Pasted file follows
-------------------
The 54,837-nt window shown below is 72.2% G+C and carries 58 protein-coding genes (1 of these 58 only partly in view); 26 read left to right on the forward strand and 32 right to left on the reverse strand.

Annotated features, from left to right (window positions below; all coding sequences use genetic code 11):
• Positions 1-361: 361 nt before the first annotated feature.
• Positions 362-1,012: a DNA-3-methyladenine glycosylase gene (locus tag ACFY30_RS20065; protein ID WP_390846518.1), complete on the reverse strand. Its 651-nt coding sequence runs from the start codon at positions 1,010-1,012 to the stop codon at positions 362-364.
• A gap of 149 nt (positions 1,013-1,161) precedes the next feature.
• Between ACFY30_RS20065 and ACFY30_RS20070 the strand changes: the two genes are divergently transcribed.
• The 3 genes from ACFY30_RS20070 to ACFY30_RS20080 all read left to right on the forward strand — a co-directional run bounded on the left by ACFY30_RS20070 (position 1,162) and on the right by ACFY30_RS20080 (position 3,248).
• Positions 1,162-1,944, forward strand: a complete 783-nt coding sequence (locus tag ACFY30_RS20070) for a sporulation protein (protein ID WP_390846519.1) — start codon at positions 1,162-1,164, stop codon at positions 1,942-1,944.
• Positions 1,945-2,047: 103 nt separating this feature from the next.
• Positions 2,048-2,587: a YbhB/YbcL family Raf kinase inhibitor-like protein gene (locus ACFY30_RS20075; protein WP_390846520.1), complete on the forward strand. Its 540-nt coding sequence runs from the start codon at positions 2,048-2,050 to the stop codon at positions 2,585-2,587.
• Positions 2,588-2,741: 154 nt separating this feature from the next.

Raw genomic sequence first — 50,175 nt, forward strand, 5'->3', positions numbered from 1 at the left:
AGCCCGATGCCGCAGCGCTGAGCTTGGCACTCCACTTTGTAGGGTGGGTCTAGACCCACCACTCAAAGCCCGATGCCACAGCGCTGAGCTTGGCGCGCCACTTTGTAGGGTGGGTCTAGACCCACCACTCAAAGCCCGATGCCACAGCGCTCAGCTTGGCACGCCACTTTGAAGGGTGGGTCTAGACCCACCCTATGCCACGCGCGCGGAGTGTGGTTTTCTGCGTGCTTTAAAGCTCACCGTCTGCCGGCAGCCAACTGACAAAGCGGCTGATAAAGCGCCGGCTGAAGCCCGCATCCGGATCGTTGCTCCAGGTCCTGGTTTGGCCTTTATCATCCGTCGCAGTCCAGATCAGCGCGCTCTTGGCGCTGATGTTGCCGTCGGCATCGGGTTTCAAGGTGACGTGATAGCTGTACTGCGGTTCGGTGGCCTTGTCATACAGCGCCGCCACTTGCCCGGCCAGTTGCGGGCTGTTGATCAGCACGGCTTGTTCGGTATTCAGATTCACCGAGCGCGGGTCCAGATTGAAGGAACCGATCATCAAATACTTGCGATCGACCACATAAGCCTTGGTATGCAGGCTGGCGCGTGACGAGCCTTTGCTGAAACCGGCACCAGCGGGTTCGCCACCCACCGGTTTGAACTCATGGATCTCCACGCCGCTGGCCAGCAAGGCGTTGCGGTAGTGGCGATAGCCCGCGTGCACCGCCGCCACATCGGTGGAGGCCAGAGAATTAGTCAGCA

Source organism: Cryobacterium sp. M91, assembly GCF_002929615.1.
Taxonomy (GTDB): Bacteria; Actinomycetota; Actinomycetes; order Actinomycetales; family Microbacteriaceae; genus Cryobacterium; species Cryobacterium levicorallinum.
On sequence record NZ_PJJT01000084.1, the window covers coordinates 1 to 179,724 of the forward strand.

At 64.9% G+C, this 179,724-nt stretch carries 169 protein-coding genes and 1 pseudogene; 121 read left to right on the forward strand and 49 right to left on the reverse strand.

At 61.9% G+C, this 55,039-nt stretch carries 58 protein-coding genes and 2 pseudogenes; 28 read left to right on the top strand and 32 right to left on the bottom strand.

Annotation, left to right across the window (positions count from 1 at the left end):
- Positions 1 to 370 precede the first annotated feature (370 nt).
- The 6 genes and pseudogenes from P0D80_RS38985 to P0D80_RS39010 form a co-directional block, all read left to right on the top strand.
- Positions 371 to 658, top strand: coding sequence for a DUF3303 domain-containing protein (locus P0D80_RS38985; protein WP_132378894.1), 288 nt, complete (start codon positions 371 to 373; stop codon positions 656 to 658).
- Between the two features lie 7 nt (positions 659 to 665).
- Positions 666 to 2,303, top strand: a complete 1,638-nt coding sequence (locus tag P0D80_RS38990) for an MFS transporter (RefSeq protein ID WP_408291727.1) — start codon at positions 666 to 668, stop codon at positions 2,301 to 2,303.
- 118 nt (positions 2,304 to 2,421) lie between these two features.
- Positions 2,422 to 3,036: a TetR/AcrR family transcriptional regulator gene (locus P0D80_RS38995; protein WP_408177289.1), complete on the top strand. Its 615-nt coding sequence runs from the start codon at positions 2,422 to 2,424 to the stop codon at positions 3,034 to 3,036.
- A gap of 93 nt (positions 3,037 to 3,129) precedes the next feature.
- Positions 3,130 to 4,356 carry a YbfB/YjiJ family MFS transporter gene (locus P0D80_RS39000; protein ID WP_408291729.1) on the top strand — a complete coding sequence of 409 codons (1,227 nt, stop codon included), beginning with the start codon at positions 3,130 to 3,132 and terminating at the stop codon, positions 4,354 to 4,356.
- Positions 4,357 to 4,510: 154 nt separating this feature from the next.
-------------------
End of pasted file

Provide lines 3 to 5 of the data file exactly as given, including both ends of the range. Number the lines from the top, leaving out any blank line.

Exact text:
• Positions 1-361: 361 nt before the first annotated feature.
• Positions 362-1,012: a DNA-3-methyladenine glycosylase gene (locus tag ACFY30_RS20065; protein ID WP_390846518.1), complete on the reverse strand. Its 651-nt coding sequence runs from the start codon at positions 1,010-1,012 to the stop codon at positions 362-364.
• A gap of 149 nt (positions 1,013-1,161) precedes the next feature.